IC37: Sea-trials continue today in Newport, RI for NYYC's new 37-footer
NEWPORT, RI - As we type it's only of 58ºF (15ºC) in Newport, RI, but there's a nice 11-knot southwesterly and everyone is excited about the new IC37 Class commissioned by New York Yacht Club for use in its popular Invitational Cup and beyond.
After being trucked last week from Westerly Marine in SoCal near Newport Beach, the first yacht was splashed Tuesday in Rhode Island's Narragansett Bay for sea-trials, seen here off NYYC's Harbour Court on the south end of Newport Harbor on Thursday. Nice photo, above, courtesy of Stuart Streuli, our longtime friend and NYYC's esteemed communications director.
Sea-trials are continuing today (photos below). The Mark Mills design is being built by Westerly Marine (Santa Ana, CA) with the class managed and promoted, and sold, by Melges. One hears that NYYC members have already spoken for north (no pun intended, sails by North) of 20 IC37s. The early success of this new class harkens (sorry, couldn't resist, gear by Harken) back to earlier eras when NYYC commissioned popular one-designs for members and more. How many such classes can you name?
As your Ed. has been saying for months and firmly believes, the IC37 is one of the major and best developments in the sport, at least in the USA, in decades. Royal Canadian Yacht Club has already announced that they will use the IC37 class for future Canada's Cups. One would not be surprised to see, in due course, a number of IC37s at clubs on the West Coast as well – perhaps even at Long Beach Yacht Club to replace the aging Catalina 37s used for the Congressional Cup?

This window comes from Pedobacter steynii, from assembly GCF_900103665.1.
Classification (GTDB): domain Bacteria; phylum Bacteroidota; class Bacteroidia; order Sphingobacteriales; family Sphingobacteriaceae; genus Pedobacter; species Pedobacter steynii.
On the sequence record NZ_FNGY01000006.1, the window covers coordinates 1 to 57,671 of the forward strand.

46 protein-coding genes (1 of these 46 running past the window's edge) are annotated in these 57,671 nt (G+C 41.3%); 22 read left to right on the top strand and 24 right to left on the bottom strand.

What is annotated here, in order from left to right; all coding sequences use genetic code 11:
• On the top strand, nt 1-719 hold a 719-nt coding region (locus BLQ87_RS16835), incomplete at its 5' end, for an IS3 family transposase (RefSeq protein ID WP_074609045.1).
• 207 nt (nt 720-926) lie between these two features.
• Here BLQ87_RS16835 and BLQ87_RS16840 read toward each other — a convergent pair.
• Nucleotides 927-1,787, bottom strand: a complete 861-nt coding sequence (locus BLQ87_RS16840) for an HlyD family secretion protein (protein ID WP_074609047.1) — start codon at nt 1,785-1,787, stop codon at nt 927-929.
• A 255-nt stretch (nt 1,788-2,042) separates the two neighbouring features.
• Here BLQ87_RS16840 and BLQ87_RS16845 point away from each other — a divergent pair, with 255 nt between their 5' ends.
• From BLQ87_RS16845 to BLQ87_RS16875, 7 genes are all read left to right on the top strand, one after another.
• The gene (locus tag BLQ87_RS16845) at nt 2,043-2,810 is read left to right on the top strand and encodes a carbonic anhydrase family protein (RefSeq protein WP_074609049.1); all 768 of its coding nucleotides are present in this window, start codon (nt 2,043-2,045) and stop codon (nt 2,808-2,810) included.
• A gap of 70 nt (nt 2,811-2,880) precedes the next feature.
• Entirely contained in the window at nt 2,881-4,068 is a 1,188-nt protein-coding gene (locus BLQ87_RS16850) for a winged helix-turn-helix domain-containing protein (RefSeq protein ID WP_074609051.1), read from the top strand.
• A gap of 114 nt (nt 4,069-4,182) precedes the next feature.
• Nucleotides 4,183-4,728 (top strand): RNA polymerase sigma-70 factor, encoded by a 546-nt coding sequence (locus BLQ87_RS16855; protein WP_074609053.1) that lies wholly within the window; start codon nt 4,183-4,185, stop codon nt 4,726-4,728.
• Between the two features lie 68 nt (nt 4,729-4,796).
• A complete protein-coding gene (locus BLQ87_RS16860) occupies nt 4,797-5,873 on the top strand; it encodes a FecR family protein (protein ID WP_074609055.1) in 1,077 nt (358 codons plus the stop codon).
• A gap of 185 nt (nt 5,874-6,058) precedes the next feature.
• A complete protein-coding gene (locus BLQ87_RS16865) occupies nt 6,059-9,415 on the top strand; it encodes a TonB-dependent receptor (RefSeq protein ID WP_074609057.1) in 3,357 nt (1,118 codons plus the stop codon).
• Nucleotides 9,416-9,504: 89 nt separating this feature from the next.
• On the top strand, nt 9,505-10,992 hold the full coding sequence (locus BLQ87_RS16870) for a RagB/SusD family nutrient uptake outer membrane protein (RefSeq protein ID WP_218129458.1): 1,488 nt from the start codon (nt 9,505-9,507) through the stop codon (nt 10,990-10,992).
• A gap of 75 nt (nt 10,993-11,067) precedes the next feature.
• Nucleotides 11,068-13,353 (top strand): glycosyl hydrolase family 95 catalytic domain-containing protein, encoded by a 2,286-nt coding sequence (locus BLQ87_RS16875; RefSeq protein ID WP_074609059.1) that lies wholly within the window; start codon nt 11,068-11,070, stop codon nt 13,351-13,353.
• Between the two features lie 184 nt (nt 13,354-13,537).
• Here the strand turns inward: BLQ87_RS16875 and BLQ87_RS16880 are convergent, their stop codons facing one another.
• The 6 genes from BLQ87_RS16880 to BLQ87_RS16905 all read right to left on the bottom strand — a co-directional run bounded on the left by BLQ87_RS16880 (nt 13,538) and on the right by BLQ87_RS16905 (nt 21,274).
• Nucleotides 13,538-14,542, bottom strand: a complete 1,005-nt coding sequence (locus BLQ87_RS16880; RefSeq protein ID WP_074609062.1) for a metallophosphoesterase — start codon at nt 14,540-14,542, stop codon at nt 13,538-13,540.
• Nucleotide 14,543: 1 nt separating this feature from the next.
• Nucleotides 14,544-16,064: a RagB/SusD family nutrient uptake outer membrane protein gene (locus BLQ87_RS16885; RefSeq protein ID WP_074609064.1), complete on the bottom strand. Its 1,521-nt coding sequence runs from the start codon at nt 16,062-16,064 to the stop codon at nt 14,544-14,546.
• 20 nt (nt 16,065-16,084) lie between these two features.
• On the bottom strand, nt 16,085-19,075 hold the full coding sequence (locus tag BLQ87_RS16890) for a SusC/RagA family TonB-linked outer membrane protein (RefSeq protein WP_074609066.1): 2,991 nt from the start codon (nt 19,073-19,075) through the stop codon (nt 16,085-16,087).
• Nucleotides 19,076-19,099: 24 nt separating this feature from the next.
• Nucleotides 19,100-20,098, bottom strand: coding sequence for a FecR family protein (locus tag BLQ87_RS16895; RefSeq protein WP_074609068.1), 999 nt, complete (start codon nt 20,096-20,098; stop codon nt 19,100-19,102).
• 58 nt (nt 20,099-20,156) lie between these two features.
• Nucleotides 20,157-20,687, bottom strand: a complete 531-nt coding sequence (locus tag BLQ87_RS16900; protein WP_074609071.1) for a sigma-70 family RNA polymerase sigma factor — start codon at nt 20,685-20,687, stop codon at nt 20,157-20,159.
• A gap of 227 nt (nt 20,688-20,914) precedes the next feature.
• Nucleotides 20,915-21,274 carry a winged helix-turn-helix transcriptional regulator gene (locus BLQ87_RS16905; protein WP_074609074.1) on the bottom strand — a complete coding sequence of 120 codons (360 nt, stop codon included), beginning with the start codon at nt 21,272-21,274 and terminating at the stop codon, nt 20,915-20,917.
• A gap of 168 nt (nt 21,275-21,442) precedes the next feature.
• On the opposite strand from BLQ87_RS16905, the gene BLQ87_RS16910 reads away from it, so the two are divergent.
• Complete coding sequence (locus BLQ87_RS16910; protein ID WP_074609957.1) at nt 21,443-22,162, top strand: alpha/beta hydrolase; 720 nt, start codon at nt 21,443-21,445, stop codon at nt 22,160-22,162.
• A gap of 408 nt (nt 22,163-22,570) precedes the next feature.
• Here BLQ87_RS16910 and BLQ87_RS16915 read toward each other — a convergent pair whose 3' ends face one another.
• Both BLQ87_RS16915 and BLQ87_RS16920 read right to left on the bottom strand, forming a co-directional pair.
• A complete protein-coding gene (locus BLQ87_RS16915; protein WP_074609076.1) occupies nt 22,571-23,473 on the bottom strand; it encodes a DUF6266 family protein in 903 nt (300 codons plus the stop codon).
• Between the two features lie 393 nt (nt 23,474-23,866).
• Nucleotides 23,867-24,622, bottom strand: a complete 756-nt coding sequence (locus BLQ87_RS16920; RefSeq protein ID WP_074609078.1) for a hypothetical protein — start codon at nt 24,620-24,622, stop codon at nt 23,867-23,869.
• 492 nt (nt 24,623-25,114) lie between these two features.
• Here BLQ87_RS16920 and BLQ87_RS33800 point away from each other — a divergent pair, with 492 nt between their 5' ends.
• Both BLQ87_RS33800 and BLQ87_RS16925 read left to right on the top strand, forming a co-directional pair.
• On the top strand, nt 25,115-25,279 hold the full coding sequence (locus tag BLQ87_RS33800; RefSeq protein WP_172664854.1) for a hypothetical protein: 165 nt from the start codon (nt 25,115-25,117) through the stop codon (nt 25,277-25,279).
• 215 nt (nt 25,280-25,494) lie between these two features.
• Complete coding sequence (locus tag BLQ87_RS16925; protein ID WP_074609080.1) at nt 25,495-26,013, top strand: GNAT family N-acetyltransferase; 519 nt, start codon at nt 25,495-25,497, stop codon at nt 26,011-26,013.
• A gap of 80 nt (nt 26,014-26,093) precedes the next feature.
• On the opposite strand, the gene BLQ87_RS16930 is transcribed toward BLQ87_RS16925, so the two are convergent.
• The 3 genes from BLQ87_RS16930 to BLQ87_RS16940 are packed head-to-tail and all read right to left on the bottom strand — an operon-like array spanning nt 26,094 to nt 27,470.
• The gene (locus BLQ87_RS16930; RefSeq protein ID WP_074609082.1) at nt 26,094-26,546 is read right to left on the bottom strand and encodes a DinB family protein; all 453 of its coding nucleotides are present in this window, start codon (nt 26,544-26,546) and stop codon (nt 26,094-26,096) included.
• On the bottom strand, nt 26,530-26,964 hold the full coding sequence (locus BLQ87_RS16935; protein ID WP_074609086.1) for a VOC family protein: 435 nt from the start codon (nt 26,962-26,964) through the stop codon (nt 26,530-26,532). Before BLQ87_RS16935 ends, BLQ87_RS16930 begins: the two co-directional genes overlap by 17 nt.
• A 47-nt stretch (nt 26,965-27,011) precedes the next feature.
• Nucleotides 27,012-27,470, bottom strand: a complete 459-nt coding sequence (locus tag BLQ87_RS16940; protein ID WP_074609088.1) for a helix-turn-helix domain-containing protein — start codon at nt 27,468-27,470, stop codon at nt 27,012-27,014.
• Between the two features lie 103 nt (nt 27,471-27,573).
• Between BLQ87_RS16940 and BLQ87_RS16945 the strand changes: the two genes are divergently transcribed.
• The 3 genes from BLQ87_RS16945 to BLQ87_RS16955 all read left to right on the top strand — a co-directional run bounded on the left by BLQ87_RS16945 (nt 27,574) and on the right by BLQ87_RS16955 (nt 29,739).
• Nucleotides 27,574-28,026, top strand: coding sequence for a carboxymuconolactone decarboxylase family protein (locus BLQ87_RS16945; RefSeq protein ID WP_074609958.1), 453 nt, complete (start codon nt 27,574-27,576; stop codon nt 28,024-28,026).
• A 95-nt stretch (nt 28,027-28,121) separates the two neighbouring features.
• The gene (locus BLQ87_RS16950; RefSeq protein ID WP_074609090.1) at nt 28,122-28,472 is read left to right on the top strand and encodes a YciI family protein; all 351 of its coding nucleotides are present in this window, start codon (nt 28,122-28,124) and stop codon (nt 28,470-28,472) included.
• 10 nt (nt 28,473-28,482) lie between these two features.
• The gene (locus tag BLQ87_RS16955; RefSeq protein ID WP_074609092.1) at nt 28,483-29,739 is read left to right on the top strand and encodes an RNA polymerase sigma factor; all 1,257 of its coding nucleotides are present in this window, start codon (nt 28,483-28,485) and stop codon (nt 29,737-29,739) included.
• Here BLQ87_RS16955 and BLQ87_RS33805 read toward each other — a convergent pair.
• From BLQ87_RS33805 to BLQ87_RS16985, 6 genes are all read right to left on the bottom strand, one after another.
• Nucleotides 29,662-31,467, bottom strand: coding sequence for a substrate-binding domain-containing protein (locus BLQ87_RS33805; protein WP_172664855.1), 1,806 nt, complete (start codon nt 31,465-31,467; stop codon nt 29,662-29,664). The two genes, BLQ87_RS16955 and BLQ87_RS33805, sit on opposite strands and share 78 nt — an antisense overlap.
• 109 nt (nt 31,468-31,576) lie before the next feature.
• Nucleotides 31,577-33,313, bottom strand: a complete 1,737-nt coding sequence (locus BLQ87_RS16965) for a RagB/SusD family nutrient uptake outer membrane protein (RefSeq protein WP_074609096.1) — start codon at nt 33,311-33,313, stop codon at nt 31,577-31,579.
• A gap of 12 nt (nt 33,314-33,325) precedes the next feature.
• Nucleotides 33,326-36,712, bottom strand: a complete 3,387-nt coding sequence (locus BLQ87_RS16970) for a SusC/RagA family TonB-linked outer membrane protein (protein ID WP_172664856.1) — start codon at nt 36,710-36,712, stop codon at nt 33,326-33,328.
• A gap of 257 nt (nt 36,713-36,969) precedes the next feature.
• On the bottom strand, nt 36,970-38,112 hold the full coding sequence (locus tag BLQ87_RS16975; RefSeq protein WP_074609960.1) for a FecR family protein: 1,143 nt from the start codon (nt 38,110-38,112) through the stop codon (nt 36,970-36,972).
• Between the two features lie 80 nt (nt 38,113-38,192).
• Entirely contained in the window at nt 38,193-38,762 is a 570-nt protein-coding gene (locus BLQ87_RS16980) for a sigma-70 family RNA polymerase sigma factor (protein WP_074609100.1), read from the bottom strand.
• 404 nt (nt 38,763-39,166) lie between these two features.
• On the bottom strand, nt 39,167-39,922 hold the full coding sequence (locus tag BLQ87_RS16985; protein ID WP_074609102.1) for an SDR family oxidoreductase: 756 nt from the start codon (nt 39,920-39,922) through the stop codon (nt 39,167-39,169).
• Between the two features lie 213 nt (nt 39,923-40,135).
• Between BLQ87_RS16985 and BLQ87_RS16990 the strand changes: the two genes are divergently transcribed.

Congrats to NYYC Commodore Philip Lotz and all the others involved who conceived of and are delivering on this exciting project.
Photos below are from a few minutes ago (midday Saturday) in Newport Harbor off Fort Adams, and courtesy of our Facebook friend and keen sailor Richard Levine. Richard texted, "Looks awesome – and fast!"
Note that, no surprise, the yacht has a proper masthead pig-stick displaying the Club's burgee.
What's going on in the background of the second photo? The yellow waterfront building, right, is the Fort's admin building, not Sail Newport's beaut new HQ at Fort Adams, dedicated last summer, which is further to the south (thanks for the clarification, Allan "Trev" Prior). The cranes are preparing the docks and race village for next month's Volvo Ocean Race stopover. Perhaps we will have Sail Newport ExDir Brad Read on our "Tuesdays with TFE" webcast soon to give us a preview of what several of the veteran VOR skippers said, before leaving Itajaí last Sunday, was their favorite stopover in the last edition of the race.